Though this State affords a great deal of ground suitable for this maple, there is still more where it does poorly, if at all, but we have two other native trees, both highly valued by all admirers of fine foliage, that are much more difficult to grow in our climate. I mean the hemlock and yellow birch. Still, on proper soils, on northern slopes, with shelter from the west and southwest, they may be made to flourish; but success with them will always be among the rarities of tree-growing in southern Wisconsin. Not so, however, ought it to be with the sugar maple. It has long been a wonder to me that planting this tree in large groves for sugar and timber has received no attention in the United States. Would it not be well for horticultural societies to take the matter up and by such methods as seem best, endeavor to cause a beginning to be made? I am aware that we, as a people, are tree-destroyers, not tree-planters; but considering the economic use that is made of this tree and its products, it seems strange that no attempt is made to start new groves. I can find abundance of farms in the hilly, “white oak" lands of Dane county, on which are tracts, reduced by cropping and for which the farm affords little manure, which might be set with maples, cultivated two or three years and then turned to pasture to a better purpose than they now answer, and fresh land, on which timber is now growing, cleared to take its place. Of course, I suggest this as likely to be done at present by but few, but are there none to begin now to do what, no doubt, after a little time many will do? As I have already hinted, high points and ridges, hillsides, often too steep for profitable cultivation, are the very best lands we have for the maple, and here its style and character of foliage appear to the best advantage.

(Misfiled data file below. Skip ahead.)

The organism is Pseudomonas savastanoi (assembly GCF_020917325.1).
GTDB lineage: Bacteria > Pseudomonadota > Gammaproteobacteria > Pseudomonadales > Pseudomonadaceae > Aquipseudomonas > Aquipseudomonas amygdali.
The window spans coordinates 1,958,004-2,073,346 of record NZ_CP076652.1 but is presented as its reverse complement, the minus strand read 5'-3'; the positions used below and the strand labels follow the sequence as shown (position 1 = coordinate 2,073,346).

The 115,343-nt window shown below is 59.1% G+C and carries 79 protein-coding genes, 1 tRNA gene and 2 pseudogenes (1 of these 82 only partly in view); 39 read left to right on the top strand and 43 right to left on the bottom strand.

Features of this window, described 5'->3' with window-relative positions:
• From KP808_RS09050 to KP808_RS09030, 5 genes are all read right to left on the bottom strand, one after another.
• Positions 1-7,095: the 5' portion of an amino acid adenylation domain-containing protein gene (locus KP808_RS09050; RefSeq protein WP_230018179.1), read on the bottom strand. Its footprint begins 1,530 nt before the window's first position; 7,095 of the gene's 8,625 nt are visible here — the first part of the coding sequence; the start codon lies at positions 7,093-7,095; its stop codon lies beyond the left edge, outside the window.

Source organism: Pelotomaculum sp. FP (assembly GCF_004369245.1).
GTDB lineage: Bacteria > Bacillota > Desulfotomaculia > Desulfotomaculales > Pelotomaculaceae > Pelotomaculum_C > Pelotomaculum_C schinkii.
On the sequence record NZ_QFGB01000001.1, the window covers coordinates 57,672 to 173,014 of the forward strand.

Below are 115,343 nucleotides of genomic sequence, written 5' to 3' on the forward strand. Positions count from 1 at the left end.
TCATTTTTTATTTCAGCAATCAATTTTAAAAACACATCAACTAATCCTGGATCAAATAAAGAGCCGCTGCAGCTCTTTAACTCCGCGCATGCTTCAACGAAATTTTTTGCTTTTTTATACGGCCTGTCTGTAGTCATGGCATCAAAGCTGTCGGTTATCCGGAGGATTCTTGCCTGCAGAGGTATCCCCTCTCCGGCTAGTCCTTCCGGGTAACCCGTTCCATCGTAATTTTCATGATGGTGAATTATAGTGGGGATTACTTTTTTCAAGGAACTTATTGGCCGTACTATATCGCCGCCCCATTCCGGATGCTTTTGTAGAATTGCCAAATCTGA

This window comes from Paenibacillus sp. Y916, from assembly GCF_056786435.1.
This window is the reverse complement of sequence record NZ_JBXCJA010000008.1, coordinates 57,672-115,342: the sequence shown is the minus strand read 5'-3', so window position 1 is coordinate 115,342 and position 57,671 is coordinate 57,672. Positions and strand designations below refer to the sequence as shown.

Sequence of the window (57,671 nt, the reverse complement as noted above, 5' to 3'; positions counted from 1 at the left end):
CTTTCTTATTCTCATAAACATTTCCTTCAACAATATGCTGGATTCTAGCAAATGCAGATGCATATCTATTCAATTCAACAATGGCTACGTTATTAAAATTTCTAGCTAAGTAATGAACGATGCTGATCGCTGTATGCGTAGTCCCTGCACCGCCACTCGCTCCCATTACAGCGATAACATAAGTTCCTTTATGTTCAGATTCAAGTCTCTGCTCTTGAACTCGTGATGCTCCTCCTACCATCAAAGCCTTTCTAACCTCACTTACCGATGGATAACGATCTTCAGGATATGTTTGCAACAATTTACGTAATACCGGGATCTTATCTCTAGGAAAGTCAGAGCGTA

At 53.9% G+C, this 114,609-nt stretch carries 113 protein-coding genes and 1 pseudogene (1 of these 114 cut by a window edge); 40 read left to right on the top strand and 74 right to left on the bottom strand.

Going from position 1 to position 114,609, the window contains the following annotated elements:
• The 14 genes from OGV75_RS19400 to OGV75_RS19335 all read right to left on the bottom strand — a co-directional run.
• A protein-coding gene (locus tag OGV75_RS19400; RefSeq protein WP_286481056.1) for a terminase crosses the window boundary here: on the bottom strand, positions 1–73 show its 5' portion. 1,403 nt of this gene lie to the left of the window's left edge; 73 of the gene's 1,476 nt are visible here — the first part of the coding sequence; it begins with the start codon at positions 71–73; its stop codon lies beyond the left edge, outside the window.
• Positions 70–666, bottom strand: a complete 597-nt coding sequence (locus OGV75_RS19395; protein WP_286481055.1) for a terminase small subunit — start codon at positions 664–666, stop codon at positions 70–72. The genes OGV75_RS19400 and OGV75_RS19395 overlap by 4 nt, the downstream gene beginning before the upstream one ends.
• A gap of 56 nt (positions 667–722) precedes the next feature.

I am inclined to offer two axioms in tree-growing for scenic effect; the first, I think, also, will hold good in forest-growing for economic purposes, and for ameliorating defects of climate, viz:
Ist. Clear valleys, bottom-lands, and foot-slopes; grow woods upon high lands, steep hill-sides and rough broken ground.
2d. The bolder, more abrupt and more strongly contrasted with adjacent level and clear ground, the situation, the more bold, hard and decided in character let the foliage covering it be. There are many modifications, and some apparent exceptions to the above rules: Let us examine one of the latter. Take a craggy pinnacle, such as are common in this region; we shall usually find it bearing upon its summit red cedar, trailing juniper and white birch. These, though slow in growth, are healthy and vigorous, and are in perfect keeping with the situation; the two first, according to rule second, harsh in coloring and rude in character, but the birch soft in color and character is the most striking object and seems to finish the picture most perfectly of the three. Now we say first; the evergreens are, being rude and harsh, in keeping by consonance; the birch, being soft and graceful, is, by so far, in keeping by contrast, and this, being always a more striking effect than mere consonance is the better suited to such bold scenery; and second, the birch, spread out, almost creeping from exposure to violent winds and the aridity of the soil, also by its whiteness of wood, but still more